Have you ever tried doing a headstand, handstand or just stood on one leg and found it challenging to balance? Now close your eyes and try that. Wobbly? Balance is something we all strive for, and from an ayurvedic and yogic perspective it is about the understanding that balance is really a practice in present moment awareness.
Recently I was walking along the famed seawall path by Stanley Park in Vancouver, Canada. A stunning vista off English Bay reminded me of the peace and awe that nature brings. I was immersed in this thought when I looked out over the beach and saw a silhouette of statuesque birds perching ever so still on the rocks. On a closer glance I realized they were stones and noticed a man intently stacking them to create these masterpieces of balance – balancing them so impossibly that the mind insisted they were glued. I walked down off the wall onto the beach and was inspired to learn how such miraculous balance could be achieved.
The Zen Master of Rock Balancing
This master of balance on the beach was John Shaver and he shared some profound thoughts on life, focus, present state awareness and yoga on the rocks.
I asked John why he chose to perfect this particular art of balancing stones and what his message was. He told me that when he was a little boy he had seen an old man doing a similar kind of thing; he was told that it was to remind people that anything is possible - something that so many seem to have forgotten. John kept trying his hand at rock balancing and could not achieve this for a long time but he never gave up. He became practiced in the art of focus and just being in the moment.
Listening to John and reflecting on his words made me think that this whole thing about striving for balance is a bit of a contradiction. We don't really strive for balance or try to control anything in the moment.
“I kind of equate it to melting into it so you're not a thing anymore you're just of the moment. If you focus on any one thing at any time and then lose attention or have knowledge that something else is there and you are distracted, then inevitably something drops on your foot,” he said.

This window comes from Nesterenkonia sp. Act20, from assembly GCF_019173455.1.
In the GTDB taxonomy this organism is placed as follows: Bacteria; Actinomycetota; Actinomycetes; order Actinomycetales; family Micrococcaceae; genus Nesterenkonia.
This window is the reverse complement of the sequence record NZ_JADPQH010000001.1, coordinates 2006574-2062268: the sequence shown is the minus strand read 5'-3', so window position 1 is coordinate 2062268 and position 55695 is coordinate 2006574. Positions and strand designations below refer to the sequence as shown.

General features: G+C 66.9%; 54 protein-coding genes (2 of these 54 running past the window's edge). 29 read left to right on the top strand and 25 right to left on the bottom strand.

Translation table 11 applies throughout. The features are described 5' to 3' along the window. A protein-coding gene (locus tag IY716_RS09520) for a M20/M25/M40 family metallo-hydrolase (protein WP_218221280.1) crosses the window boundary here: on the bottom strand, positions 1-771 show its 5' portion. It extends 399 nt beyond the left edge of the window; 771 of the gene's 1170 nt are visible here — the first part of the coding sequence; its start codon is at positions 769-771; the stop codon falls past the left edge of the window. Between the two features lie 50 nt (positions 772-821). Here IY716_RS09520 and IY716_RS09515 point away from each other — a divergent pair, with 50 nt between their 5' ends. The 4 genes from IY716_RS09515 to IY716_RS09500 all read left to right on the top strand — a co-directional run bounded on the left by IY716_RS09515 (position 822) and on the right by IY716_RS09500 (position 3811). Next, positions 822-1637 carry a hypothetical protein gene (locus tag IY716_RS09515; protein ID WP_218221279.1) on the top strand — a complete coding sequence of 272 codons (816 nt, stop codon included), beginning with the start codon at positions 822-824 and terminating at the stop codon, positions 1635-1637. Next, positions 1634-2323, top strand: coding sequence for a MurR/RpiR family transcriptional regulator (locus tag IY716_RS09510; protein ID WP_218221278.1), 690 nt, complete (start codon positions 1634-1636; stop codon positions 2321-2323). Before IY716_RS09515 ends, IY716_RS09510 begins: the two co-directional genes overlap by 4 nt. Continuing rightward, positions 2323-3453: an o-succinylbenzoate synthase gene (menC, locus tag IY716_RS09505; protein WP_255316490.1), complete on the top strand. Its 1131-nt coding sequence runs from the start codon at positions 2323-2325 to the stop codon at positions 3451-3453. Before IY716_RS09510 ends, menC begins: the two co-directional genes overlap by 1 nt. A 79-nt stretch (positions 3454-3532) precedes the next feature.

For us yogis on the mat it may not be a rock on our foot but we may topple over in tree pose or burn our ghee on the stove or totally miss the important message in a story a friend may be sharing with us.
The Mystery Revealed
John makes these cairns into birds. In the distance they really do look like birds but when people get closer they realize they are balanced rocks and observers often think they are glued. When they reach John, the mystery is revealed and they look on with amazement.
“This balance is attained from deep focus and inner clarity but I don't know what the limit is - the plateau - I don't think there is one personally. I think it's just a never-ending wonderful feeling of being in moments and moments and moments for eternity. Approach everything with an open mind but with a knowledge that everything will balance if you just allow it to instead of trying to make it happen.You know what I mean?" he asked.
I think we all know what John means and here’s the truth: We cannot fake presence. We either are present or we are not. It is a practice that becomes deeper with time and with focus and with that we can attain such peaceful rock stacking, posture balancing, ghee making, and deep listening.
You’ll Die One Day
John told me he creates these bird-like balancing rocks to remind people who they are. He says it could be complex with many stones balanced one on top of the other or it could be just one simple balancing stone.
“When you start to understand that this stone you are drawn to represents who you are, you also have to understand that this stone could fall at any moment for any reason.”
And then John added quite nonchalantly, “And you'll die one day.”
Wow, we know this but when we hear those words it’s rather jarring. He tells people this so they understand that right now is the most important moment of their life.
The water was lapping on the beach and everything just seemed like it was completely perfect as it should be in the moment. As I thanked John for sharing his experience with present moment awareness, he described an evening ritual where he lights about 150 candles all around the stones and plays soft jazz on the radio. He reminds me that this is always dependent on the tides, the wind and the weather, always dictated by how nature moves.
And then almost as if talking directly to his family of rocks, John quietly whispered, “You can’t control all of this; you can only be in the moment.”
Glynnis Osher, BA, CAP (Certified Ayurvedic Practitioner) is a passionate teacher and Ayurvedic practitioner specializing in lifestyle practices, aromatherapy, nutrition and Indian head massage. Glynnis is founder of The Mystic Masala Ayurvedic Aromatherapy and Thousand Petal Lotus Indian Head Massage in Vancouver, BC. Glynnis inspires her students and clients to discover their own unique healing path through the sensual wisdom and beauty of aromatic Ayurveda.
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